The MTA Board of Directors recently approved a $32 billion Capital Plan for 2015-2019 that the New York Building Congress says faces several hurdles before going forward.
The spending plan is allocated to three priority areas:
• $23.5 billion for core “system renewal.” This includes approximately $17 billion for the subway system and $6 billion for Long Island Rail Road and Metro-North Railroad;
• $3.1 billion to maintain and improve the MTA’s nine bridge and tunnel facilities; and
• $5.5 billion to continue major expansion projects, commencing Phase II of the Second Avenue Subway, completing
East Side Access, and a new project to bring Metro North Railroad into Penn Station.
However, the MTA has only identified $17 billion in funding for the Plan, leaving a $15 billion gap that the Governor and State Legislature must address together with the MTA, according to NYBC.
The Building Congress believes several potential revenue sources are available:
Remove the Payroll Mobility Tax exemptions and require all employers in the 12-county MTA service area to pay the PMT. In 2011, the Legislature exempted thousands of employers from paying the PMT, a loss which the MTA estimated at $300 million per year at the time.
The State has replaced this $300 million through the State budgeting process each year, but this contribution is not forecast to increase to adjust for inflation or to account for job growth, nor are these revenues certain to continue as budgeting priorities in Albany are subject to change. NYBC also recommends using $4 billion in bank settlement funds. The State received a windfall following victories in a number of high profile court cases and this money is not yet earmarked for specific government uses.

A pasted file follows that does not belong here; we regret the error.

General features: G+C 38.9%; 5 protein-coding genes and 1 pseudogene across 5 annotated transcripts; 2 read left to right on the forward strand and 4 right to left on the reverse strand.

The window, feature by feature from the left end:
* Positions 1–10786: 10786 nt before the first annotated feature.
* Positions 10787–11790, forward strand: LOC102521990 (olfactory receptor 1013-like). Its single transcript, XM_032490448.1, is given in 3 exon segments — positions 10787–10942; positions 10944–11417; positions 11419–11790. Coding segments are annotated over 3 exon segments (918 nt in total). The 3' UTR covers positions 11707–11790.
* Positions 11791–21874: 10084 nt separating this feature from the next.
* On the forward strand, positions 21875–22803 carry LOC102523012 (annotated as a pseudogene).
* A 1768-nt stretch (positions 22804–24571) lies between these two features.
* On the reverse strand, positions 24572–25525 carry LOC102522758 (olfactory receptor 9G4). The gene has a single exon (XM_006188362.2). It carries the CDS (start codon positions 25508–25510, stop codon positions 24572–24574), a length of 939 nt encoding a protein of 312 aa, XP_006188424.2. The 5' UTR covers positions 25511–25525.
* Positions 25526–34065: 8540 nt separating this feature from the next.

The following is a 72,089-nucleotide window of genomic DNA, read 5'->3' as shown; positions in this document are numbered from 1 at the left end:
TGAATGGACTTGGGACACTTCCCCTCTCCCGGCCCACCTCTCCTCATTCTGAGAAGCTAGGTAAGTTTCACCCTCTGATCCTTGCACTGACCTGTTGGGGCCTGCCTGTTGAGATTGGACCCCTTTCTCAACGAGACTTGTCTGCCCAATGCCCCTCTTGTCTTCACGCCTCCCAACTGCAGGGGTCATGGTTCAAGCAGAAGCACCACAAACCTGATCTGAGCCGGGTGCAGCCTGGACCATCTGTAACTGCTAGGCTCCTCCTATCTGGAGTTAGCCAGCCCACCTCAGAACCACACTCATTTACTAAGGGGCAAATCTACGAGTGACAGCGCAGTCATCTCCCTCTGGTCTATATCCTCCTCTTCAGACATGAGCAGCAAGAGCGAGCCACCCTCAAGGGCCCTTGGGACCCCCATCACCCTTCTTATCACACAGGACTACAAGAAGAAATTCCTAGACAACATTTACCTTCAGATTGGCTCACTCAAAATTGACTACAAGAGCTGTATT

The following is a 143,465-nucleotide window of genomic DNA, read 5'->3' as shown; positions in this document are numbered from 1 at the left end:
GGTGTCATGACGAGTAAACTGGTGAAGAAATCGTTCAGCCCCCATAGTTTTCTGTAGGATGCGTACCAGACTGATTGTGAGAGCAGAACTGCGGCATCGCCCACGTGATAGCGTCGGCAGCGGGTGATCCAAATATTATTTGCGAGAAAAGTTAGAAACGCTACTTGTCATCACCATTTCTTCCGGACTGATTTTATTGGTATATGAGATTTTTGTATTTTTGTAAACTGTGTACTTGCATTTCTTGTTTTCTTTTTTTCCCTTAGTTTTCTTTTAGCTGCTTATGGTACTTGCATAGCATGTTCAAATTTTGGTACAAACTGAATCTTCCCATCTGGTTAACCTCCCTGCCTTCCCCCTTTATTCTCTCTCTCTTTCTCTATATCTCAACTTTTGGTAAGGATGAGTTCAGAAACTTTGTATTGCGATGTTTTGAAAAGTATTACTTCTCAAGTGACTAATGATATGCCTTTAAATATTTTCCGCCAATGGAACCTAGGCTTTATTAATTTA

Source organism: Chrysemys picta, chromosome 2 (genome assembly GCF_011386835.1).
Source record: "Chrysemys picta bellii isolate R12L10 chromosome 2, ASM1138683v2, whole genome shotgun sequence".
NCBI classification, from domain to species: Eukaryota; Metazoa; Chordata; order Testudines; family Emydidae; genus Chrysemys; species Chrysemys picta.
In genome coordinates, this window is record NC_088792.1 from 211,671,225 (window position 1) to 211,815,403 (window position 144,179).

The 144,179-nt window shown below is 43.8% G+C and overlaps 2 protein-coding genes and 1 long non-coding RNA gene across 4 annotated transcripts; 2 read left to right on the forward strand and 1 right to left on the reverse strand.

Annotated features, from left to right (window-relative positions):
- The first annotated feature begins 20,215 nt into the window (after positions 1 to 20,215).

Enacting a uniform toll plan to charge all auto users entering the Manhattan Central Business District (CBD) — such as the plan proposed by MoveNY — is estimated to raise $1.5 billion, and could bring in enough revenue to finance almost the entire $15 billion capital funding gap.
The plan would rationalize a system that today charges all transit users and some drivers to enter the CBD, but allows other drivers using the East River Bridges or travelling by car within Manhattan to enter for free.
NYBC has also recommended lifting the cap on the State Gasoline Tax and dedicate the revenues to transit and transportation.
In 1996, the Legislature capped the 4% gasoline sales tax at $2 per gallon, leaving hundreds of millions of dollars in untaxed gasoline whenever the price of gas exceeds $2. Based on 2011 revenues, the State could have collected an additional $385 million for gasoline priced at an average of $3.79 per gallon.
“The financing options we are highlighting — and others — must be on the table,” Building Congress President Richard T. Anderson said.
“The MTA has laid out a reasonable plan to protect and enhance the transit system on which more than 8 million people and the economy as a whole rely. Our elected leaders must find a way to support this plan and find the funds needed to ensure its full implementation.”
The MTA submitted its plan to the Capital Program Review Board, composed of appointees of the Legislature and the Governor, which is required to approve the plan.
The Board returned the plan to the MTA on October 7 “without prejudice” for further review. This action stops the clock on the approval process while the plan is reviewed further and State leaders tackle the funding gap.
Much of this discussion is expected to take place during the next State budget-making process, which concludes in April, 2015.